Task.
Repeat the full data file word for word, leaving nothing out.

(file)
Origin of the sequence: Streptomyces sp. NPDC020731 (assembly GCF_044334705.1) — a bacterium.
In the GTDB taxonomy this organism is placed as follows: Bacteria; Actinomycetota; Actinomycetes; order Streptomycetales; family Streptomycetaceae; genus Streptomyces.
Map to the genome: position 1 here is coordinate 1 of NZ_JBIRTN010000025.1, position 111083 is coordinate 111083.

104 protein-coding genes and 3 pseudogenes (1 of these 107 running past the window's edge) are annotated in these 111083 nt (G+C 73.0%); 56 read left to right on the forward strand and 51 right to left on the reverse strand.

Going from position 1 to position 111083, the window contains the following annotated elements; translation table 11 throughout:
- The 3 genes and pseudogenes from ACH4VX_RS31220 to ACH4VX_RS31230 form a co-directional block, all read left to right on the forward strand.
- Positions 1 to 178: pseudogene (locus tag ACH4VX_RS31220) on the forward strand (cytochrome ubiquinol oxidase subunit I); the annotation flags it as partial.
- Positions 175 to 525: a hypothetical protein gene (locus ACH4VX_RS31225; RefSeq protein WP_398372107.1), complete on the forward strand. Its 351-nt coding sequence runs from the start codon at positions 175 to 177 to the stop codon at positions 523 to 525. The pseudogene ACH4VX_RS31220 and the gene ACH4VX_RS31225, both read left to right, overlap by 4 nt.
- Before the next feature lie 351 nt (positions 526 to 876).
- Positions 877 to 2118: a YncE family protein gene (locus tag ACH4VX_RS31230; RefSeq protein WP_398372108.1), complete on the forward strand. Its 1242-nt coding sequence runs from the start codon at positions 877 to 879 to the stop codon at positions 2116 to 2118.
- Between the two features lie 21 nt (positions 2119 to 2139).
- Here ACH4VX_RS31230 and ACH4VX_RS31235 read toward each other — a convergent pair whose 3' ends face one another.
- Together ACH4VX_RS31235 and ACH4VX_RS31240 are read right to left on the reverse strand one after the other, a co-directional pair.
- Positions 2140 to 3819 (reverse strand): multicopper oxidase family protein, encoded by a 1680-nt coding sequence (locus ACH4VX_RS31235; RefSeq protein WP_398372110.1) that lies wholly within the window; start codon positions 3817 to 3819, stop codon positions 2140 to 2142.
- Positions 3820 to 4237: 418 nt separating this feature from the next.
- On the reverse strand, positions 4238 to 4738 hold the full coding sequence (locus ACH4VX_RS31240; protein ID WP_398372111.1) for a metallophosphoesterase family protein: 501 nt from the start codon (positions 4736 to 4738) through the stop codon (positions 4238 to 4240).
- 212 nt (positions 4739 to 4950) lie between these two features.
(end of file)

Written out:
Origin of the sequence: Streptomyces sp. NPDC020731 (assembly GCF_044334705.1) — a bacterium.
In the GTDB taxonomy this organism is placed as follows: Bacteria; Actinomycetota; Actinomycetes; order Streptomycetales; family Streptomycetaceae; genus Streptomyces.
Map to the genome: position 1 here is coordinate 1 of NZ_JBIRTN010000025.1, position 111083 is coordinate 111083.

104 protein-coding genes and 3 pseudogenes (1 of these 107 running past the window's edge) are annotated in these 111083 nt (G+C 73.0%); 56 read left to right on the forward strand and 51 right to left on the reverse strand.

Going from position 1 to position 111083, the window contains the following annotated elements; translation table 11 throughout:
- The 3 genes and pseudogenes from ACH4VX_RS31220 to ACH4VX_RS31230 form a co-directional block, all read left to right on the forward strand.
- Positions 1 to 178: pseudogene (locus tag ACH4VX_RS31220) on the forward strand (cytochrome ubiquinol oxidase subunit I); the annotation flags it as partial.
- Positions 175 to 525: a hypothetical protein gene (locus ACH4VX_RS31225; RefSeq protein WP_398372107.1), complete on the forward strand. Its 351-nt coding sequence runs from the start codon at positions 175 to 177 to the stop codon at positions 523 to 525. The pseudogene ACH4VX_RS31220 and the gene ACH4VX_RS31225, both read left to right, overlap by 4 nt.
- Before the next feature lie 351 nt (positions 526 to 876).
- Positions 877 to 2118: a YncE family protein gene (locus tag ACH4VX_RS31230; RefSeq protein WP_398372108.1), complete on the forward strand. Its 1242-nt coding sequence runs from the start codon at positions 877 to 879 to the stop codon at positions 2116 to 2118.
- Between the two features lie 21 nt (positions 2119 to 2139).
- Here ACH4VX_RS31230 and ACH4VX_RS31235 read toward each other — a convergent pair whose 3' ends face one another.
- Together ACH4VX_RS31235 and ACH4VX_RS31240 are read right to left on the reverse strand one after the other, a co-directional pair.
- Positions 2140 to 3819 (reverse strand): multicopper oxidase family protein, encoded by a 1680-nt coding sequence (locus ACH4VX_RS31235; RefSeq protein WP_398372110.1) that lies wholly within the window; start codon positions 3817 to 3819, stop codon positions 2140 to 2142.
- Positions 3820 to 4237: 418 nt separating this feature from the next.
- On the reverse strand, positions 4238 to 4738 hold the full coding sequence (locus ACH4VX_RS31240; protein ID WP_398372111.1) for a metallophosphoesterase family protein: 501 nt from the start codon (positions 4736 to 4738) through the stop codon (positions 4238 to 4240).
- 212 nt (positions 4739 to 4950) lie between these two features.